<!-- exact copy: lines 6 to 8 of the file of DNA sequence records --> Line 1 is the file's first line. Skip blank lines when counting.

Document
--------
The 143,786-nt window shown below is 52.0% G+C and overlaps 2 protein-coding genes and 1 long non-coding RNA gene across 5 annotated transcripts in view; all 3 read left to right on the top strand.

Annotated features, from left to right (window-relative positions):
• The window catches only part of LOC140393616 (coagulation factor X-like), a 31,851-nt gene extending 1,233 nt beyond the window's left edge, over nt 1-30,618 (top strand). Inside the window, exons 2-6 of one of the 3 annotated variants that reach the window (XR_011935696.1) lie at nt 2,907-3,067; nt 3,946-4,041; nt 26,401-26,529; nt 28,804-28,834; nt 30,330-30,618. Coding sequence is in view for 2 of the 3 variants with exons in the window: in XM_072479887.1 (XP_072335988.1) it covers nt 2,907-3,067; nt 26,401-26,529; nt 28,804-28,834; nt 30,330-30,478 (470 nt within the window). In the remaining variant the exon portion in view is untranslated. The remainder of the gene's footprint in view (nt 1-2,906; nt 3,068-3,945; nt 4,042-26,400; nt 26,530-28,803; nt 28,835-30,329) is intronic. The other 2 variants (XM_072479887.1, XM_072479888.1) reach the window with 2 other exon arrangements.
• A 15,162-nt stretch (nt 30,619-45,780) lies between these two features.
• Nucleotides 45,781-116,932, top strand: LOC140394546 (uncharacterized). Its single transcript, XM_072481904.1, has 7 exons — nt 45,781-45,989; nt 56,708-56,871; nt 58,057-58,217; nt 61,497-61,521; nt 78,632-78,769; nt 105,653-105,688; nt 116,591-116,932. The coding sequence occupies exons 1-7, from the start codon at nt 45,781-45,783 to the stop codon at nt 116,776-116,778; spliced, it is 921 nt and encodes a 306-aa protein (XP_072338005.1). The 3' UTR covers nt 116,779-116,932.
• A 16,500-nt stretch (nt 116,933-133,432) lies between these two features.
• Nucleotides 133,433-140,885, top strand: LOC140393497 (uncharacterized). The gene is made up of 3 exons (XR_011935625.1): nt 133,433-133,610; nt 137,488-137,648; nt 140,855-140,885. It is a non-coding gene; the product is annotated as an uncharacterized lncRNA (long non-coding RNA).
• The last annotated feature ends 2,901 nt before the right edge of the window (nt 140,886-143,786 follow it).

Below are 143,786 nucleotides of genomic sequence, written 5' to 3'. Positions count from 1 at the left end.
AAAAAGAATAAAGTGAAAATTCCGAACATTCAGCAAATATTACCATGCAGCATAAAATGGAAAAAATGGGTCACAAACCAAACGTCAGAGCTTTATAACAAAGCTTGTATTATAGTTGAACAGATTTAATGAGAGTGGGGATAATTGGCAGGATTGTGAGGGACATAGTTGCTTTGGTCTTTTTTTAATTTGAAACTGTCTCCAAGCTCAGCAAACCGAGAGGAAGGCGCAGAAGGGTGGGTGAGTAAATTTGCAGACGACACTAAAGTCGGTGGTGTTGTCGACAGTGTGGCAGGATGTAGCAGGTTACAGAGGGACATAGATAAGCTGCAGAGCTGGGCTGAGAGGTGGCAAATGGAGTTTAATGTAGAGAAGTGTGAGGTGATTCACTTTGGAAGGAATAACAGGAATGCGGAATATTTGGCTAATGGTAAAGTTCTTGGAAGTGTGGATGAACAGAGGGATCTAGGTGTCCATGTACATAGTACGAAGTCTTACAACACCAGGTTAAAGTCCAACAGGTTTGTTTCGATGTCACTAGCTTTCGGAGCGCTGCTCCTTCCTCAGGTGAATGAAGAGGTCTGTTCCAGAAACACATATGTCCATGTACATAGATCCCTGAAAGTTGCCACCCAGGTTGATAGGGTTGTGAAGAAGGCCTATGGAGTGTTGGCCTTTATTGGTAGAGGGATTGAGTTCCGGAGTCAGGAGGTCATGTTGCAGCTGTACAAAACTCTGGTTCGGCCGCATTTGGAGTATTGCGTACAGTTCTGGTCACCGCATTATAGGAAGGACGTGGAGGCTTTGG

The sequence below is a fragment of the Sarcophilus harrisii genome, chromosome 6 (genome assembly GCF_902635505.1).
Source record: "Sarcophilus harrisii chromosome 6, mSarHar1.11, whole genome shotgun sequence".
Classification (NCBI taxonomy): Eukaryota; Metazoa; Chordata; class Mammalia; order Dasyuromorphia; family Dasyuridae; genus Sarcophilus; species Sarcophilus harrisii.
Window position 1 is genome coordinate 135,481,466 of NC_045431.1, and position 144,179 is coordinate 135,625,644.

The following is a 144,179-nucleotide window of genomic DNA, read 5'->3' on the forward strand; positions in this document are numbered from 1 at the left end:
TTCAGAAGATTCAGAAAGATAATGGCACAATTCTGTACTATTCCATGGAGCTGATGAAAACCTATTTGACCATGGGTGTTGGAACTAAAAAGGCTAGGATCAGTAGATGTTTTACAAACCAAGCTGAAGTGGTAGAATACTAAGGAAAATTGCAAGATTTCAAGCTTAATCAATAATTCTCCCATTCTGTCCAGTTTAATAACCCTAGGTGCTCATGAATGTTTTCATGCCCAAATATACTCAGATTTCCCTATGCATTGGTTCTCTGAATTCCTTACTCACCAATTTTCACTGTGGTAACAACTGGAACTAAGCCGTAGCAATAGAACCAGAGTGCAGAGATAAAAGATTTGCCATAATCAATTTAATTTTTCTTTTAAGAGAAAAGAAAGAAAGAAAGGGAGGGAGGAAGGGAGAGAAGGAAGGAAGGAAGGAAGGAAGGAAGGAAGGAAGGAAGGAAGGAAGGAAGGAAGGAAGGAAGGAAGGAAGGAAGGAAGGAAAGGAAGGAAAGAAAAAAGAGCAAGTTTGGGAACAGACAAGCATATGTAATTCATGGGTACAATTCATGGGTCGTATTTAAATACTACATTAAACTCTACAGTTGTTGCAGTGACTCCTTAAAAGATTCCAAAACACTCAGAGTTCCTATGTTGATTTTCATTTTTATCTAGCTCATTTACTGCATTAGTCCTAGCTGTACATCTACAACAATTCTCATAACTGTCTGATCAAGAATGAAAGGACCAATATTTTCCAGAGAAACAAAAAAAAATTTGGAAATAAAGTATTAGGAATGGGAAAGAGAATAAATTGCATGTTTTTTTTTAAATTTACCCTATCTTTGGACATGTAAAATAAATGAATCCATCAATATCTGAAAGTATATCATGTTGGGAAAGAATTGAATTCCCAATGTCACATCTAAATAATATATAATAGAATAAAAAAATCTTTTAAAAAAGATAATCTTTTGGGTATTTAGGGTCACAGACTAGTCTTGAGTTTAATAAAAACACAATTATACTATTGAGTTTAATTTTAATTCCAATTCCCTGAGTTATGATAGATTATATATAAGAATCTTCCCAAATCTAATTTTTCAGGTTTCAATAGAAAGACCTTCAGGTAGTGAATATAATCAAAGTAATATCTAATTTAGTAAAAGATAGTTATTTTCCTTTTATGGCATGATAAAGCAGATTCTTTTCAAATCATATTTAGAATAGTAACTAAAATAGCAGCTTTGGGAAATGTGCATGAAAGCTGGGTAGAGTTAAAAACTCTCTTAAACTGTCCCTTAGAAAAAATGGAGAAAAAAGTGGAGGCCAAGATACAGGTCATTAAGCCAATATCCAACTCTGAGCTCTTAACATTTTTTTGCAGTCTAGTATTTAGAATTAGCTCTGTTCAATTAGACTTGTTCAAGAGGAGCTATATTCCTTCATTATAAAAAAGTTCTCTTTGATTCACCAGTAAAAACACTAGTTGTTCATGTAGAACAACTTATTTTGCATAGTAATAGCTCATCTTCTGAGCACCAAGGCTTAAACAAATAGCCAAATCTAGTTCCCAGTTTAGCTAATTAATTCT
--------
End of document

• A 16,500-nt stretch (nt 116,933-133,432) lies between these two features.
• Nucleotides 133,433-140,885, top strand: LOC140393497 (uncharacterized). The gene is made up of 3 exons (XR_011935625.1): nt 133,433-133,610; nt 137,488-137,648; nt 140,855-140,885. It is a non-coding gene; the product is annotated as an uncharacterized lncRNA (long non-coding RNA).
• The last annotated feature ends 2,901 nt before the right edge of the window (nt 140,886-143,786 follow it).